Climate Change: new study opens can of worms for ecologists

5 February, 2013 by (comments)

We often hear about livestock being a major cause of greenhouse gas emissions – picture them, formidable herds of flatulent quadrupeds munching their way – figuratively speaking – through millions of hectares of rainforest. But it seems we need to look below the surface, literally, to find another climate change culprit: earthworms. That’s because a new study just publishedRead More …

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Filed Under: Climate Change, Soils, Soils website

Climbing beans reach new heights in Rwanda

29 January, 2013 by (comments)

Already one of the most densely populated countries in the world, the United Nations predicts that Rwanda’s population of around 11 million people is set to nearly quadruple by the turn of the century. An Upward Spiral – the story of climbing beans in Rwanda from CIAT Colombia on Vimeo. With a pressing need to sustainably boost food productionRead More …

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Filed Under: Africa @en, Beans @en, Multimedia @en

New journal launched: Tropical Grasslands – Forrajes Tropicales

21 December, 2012 by (comments)

A new peer-reviewed, scientific journal dedicated entirely to tropical pastures and forages has just been launched as an initiative of scientists from Australia and CIAT. Tropical Grasslands – Forrajes Tropicales will be an open-access, online journal, featuring articles in English and Spanish. It will be published three times-a-year, and the submission, review and publication of articles will be free-of-charge.Read More …

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Filed Under: Africa @en, Asia @en, Crops @en, Latin America and the Caribbean, Tropical Forages

Punjab on fire – in pictures

12 December, 2012 by (comments)

India’s rice-wheat system feeds a lot of people – and I mean a lot. But the widespread burning of crop residues after the rice harvest is causing all manner of problems, from the release of huge quantities of greenhouse gases and toxins to declining soil fertility. The system desperately needs to become more sustainable. We covered the story hereRead More …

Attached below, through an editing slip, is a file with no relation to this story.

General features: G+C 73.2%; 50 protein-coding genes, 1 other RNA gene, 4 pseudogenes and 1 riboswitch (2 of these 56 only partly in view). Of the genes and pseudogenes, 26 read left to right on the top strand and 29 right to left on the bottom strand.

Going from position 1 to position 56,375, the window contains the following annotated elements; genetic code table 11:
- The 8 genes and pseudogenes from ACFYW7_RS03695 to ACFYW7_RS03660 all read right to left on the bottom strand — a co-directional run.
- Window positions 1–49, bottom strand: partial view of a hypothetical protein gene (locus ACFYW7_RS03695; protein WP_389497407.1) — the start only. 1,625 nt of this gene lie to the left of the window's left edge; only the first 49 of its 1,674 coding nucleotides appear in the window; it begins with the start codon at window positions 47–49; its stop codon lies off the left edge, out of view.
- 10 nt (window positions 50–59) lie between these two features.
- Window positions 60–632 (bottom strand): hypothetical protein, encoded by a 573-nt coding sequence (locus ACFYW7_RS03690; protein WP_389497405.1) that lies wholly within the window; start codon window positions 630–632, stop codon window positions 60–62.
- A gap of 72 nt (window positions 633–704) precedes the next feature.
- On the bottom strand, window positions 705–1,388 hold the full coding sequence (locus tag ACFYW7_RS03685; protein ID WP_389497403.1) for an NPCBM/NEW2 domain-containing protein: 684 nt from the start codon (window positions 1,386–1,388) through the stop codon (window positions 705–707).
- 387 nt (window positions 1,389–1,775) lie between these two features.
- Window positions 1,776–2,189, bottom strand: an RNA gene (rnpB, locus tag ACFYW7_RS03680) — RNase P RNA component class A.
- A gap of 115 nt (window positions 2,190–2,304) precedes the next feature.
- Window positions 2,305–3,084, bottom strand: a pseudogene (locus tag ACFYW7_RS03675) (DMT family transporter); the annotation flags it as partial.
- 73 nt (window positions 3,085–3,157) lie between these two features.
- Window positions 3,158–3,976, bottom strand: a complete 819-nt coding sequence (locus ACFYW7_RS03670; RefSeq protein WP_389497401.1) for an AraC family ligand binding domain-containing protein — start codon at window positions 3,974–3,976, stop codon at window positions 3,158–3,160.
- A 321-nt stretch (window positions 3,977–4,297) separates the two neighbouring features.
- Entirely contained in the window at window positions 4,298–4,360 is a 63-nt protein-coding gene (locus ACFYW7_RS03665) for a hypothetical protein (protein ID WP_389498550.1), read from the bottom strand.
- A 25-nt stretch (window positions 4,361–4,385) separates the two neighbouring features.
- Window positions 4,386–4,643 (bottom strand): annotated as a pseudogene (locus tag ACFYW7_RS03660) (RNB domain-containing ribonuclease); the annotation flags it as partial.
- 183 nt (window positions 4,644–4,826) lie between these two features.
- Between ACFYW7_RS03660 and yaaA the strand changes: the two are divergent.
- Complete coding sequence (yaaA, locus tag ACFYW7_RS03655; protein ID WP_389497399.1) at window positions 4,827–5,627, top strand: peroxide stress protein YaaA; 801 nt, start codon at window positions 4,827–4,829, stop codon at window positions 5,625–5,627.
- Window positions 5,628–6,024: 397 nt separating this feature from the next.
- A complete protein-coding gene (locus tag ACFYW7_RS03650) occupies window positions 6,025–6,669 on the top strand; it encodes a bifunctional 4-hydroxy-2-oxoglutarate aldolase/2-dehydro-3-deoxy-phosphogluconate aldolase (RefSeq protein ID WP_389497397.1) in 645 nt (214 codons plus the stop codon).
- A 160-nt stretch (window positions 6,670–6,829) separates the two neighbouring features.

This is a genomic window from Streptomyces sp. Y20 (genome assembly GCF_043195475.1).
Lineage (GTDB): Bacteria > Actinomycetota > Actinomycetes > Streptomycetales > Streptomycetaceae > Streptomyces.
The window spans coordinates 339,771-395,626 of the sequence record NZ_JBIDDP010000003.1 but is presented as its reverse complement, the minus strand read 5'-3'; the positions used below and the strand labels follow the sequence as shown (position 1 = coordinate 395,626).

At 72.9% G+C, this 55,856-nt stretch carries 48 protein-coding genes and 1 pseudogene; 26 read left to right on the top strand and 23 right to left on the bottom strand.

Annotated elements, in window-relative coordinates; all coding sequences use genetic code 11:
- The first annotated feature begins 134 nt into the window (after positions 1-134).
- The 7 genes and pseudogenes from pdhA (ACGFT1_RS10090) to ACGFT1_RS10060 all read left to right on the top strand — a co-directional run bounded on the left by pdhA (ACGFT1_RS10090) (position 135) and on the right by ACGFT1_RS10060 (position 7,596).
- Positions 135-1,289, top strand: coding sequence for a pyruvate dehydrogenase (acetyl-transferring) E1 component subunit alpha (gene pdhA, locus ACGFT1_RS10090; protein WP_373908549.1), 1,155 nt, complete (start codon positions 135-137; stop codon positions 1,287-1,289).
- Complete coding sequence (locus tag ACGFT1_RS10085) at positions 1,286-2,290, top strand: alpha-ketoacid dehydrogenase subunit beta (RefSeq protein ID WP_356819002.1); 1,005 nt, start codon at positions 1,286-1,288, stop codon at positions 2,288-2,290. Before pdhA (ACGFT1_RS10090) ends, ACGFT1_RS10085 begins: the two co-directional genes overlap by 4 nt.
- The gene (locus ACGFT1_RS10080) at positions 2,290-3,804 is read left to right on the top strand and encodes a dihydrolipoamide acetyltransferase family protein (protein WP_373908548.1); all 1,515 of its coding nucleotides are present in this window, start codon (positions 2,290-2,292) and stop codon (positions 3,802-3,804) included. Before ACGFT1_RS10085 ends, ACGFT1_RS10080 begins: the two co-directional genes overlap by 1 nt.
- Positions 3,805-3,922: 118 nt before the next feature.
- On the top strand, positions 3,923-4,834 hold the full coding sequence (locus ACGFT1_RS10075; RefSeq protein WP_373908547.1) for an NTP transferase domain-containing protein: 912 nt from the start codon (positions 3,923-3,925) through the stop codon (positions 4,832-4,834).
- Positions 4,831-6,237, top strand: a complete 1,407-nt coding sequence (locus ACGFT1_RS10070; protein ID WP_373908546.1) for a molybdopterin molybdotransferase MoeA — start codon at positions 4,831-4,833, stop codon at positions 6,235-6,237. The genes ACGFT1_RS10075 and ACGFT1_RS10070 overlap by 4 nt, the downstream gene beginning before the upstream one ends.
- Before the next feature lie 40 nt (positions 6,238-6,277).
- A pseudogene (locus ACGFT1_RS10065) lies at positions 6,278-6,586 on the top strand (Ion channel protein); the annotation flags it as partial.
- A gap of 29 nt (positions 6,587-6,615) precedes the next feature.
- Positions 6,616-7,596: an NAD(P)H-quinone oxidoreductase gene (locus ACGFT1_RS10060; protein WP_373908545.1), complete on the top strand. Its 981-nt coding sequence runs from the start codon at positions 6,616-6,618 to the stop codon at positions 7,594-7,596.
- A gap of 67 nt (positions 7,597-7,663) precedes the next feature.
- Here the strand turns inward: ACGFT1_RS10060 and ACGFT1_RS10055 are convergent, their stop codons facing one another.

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Filed Under: Asia @en, CIAT in the media, Climate Change, Climate Change website

Culture of resistance: could friendly fungi offer a helping hand to beans and cassava?

2 November, 2012 by (comments)

Friendly fungi could be the new secret weapon for boosting the resilience of beans and cassava to pest attacks. Scientists at CIAT and the US Department of Agriculture hope to fight the seed-drilling bean weevil and dreaded, sap-sucking cassava mealybug by introducing a particular strain of fungus to live inside the crops. Fungi have long been used in organicRead More …

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Filed Under: Beans @en, Cassava @en, Crops @en, Crops website

“Seek-and-destroy” protein could sound the death knell for cassava viruses

1 November, 2012 by (comments)

A new CIAT project to develop an advanced self-defence reflex for cassava could enable the crop to resist devastating attacks from some of its most damaging pathogens. If you’re a regular reader of the CIAT blog, you’ll know by now that cassava is the second–most important food crop in Africa, a staple in South America, and a vital industrialRead More …

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Filed Under: Cassava @en, Crops @en

Tortillas on the Roaster – climate change threatens one million maize and bean farmers in Central America

24 October, 2012 by (comments)

Tortillas on the Roaster, a new climate change study from CIAT, CIMMYT and Catholic Relief Services, has found that climate change is likely to cause serious problems for two of Central America’s most important staple food crops: maize and beans. According to the report, around one million smallholder farmers and their families could find themselves in the danger zone,Read More …

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Filed Under: Beans @en, Climate Change, Latin America and the Caribbean